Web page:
The age of consent refers to the minimum age an individual can legally consent to having sexual relations. In Arizona, the age of consent is 18 years old.
Under Arizona law, individuals 17 and younger lack the capacity to agree to participate in sexual activity. Even if it’s consensual, sexual intercourse by an adult with an individual under 18 is considered statutory rape.
Criminal charges may be filed against the offending adult, and you may have to register as a sex offender.
Arizona Consent Laws
Age of consent laws refer to the legal age someone may consent to having sexual relations with another person. Arizona, like most states, imposes strict age of consent laws with serious criminal repercussions.
Under ARS 13-1405, it’s illegal to knowingly or intentionally engage in sexual intercourse or oral sexual contact with any person who is below the age of 18.
The foundation for Arizona’s consent laws is that children and teenagers have an underdeveloped brain that reduces their ability to make reasonable decisions regarding sexual intercourse and sexual activities.
Combined with the raging hormones and intense emotions that accompany adolescence, the situation requires strict laws and even stricter enforcement to protect youth from being taken advantage of by predatory adults.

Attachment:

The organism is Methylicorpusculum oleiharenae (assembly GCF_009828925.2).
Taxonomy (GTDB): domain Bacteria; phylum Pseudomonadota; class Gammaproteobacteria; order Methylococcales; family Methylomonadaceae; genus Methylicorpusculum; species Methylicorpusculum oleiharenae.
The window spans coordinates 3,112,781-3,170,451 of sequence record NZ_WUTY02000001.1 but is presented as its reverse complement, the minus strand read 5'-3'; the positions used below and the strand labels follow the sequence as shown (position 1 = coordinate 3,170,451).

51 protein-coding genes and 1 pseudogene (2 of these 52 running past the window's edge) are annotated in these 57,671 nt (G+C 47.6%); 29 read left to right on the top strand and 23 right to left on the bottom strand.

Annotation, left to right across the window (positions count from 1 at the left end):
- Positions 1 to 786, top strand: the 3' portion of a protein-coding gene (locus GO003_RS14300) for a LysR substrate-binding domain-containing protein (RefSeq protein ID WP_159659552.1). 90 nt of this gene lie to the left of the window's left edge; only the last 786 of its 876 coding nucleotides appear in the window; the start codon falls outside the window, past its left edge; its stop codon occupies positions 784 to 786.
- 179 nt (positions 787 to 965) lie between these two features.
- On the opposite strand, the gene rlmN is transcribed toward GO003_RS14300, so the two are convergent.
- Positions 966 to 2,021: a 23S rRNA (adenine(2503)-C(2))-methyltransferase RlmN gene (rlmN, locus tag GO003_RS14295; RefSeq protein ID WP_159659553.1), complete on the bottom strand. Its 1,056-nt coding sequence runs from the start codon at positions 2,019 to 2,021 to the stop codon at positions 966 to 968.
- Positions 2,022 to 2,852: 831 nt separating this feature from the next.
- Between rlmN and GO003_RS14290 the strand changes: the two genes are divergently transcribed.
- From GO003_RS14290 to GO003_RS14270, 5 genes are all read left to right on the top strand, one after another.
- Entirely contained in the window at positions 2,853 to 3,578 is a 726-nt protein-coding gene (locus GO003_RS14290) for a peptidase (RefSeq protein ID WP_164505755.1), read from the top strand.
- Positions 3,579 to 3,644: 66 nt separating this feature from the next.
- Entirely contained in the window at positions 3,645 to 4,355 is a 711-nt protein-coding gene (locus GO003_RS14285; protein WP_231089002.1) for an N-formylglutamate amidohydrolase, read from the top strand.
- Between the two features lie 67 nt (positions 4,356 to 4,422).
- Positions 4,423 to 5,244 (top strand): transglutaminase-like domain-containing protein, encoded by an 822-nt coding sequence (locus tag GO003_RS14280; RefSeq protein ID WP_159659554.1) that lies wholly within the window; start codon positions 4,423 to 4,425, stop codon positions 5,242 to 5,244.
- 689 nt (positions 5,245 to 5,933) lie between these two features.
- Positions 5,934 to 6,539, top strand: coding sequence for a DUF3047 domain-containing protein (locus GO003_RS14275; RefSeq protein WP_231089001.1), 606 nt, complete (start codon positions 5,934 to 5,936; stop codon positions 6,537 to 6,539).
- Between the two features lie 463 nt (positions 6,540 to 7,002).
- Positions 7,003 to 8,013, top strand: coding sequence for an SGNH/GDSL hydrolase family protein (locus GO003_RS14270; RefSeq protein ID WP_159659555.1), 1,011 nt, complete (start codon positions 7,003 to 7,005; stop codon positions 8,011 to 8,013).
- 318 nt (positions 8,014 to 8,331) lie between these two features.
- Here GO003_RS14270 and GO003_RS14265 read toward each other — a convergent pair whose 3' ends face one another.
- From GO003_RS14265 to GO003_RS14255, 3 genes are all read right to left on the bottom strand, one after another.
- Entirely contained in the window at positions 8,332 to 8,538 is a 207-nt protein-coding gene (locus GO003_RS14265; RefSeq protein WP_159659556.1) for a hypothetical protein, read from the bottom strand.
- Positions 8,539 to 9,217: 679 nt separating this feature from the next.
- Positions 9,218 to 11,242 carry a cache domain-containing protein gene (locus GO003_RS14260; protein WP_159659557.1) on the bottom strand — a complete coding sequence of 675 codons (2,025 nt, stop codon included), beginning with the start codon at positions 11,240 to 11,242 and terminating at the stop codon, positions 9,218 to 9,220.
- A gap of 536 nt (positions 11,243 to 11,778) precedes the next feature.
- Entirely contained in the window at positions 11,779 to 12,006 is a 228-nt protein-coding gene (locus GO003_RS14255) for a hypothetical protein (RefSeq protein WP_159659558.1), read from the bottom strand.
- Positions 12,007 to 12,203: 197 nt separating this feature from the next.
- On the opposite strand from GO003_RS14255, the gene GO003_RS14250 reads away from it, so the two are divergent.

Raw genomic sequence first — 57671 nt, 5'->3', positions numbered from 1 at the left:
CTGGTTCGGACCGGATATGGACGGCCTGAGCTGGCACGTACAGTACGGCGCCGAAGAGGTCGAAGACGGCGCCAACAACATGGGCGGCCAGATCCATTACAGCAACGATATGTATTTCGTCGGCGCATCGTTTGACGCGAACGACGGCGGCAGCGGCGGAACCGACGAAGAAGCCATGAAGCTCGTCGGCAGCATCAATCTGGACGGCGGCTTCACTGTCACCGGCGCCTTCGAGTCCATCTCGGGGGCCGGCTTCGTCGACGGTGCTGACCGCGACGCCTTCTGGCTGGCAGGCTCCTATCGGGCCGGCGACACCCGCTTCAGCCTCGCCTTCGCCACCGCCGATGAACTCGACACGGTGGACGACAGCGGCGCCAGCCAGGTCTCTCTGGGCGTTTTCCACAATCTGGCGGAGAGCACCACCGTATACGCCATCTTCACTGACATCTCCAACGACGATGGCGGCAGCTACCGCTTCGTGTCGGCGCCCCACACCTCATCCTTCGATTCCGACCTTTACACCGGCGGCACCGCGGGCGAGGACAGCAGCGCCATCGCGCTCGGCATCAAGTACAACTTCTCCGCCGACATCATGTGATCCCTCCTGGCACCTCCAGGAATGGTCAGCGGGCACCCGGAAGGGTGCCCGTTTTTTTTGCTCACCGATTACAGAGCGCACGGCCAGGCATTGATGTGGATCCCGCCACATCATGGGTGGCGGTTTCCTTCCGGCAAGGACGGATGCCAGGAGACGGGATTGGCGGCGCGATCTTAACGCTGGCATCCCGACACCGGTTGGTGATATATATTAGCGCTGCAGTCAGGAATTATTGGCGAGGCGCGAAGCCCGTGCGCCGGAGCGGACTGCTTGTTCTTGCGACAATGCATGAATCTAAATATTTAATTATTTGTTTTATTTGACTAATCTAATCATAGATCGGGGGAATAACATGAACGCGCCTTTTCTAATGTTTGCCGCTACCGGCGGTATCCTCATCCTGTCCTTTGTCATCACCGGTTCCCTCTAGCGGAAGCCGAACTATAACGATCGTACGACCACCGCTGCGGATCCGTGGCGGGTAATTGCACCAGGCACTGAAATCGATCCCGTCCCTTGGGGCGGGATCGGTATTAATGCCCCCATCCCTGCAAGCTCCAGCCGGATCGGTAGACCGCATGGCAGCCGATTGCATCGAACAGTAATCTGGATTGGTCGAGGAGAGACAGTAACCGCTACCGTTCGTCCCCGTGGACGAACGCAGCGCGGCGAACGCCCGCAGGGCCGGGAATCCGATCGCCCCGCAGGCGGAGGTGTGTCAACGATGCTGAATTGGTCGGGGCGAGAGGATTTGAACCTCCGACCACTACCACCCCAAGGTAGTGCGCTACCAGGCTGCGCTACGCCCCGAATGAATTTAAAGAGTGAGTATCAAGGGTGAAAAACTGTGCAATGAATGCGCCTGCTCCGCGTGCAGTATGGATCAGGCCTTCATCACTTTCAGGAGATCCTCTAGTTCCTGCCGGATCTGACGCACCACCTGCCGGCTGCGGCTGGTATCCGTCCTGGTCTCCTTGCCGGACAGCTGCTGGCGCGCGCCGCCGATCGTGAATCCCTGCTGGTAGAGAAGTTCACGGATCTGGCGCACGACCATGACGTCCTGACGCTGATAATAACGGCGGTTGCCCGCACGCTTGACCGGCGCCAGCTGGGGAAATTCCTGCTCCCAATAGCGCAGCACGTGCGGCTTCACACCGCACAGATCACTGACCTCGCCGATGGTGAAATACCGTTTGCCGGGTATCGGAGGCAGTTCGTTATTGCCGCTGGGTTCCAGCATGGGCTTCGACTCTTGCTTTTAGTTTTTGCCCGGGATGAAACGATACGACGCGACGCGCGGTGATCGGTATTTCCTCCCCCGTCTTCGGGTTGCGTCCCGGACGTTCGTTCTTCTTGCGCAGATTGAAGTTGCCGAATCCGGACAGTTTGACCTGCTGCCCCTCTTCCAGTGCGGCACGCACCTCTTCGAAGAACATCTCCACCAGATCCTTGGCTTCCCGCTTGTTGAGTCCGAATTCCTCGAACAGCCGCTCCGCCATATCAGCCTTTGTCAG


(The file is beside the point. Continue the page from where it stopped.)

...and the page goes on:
Arizona Statutory Rape Laws
In Arizona, statutory rape applies to consensual sexual or oral intercourse with an individual who is below Arizona’s age of consent.
The law suggests that those who are below Arizona’s age of consent, which is 18 years old, are unable to consent to sexual activity with an individual who is older than them.
The reason for firm statutory rape laws is to protect young children from sexual predators. Teenagers often fall in love and intense emotions arise which may lead to early sexual activity.
The legal consequences of having sexual relations with a minor can be life-shattering. The fact is that it only takes a single phone call or complaint to create legal problems for the offending adult.
It is very important to understand Arizona consent laws and statutory rape laws, abide by them, and take them seriously.
Arizona Romeo and Juliet law
There are two common defenses to statutory rape charges. The first is the popular “Romeo and Juliet defense”, also known as the “age difference defense.”
This may be used if the victim is age 15 – 17 and the defendant is age 19 or younger or still attending high school. The defendant can be no more than 24 months older than the victim, and the sexual conduct must have been consensual.
Mistaken Identity Defense
Another possible defense is the “mistaken identity defense.” This may be used if the victim is age 15 – 17 and the defendant was genuinely ignorant of the victim’s age.
The defendant must have taken reasonable actions to determine the victim’s age to ensure they were 18 or older. Under this defense, the attorney would argue that the defendant was not aware that the victim was younger than they had purported and that the defendant made reasonable attempts to confirm the victims age.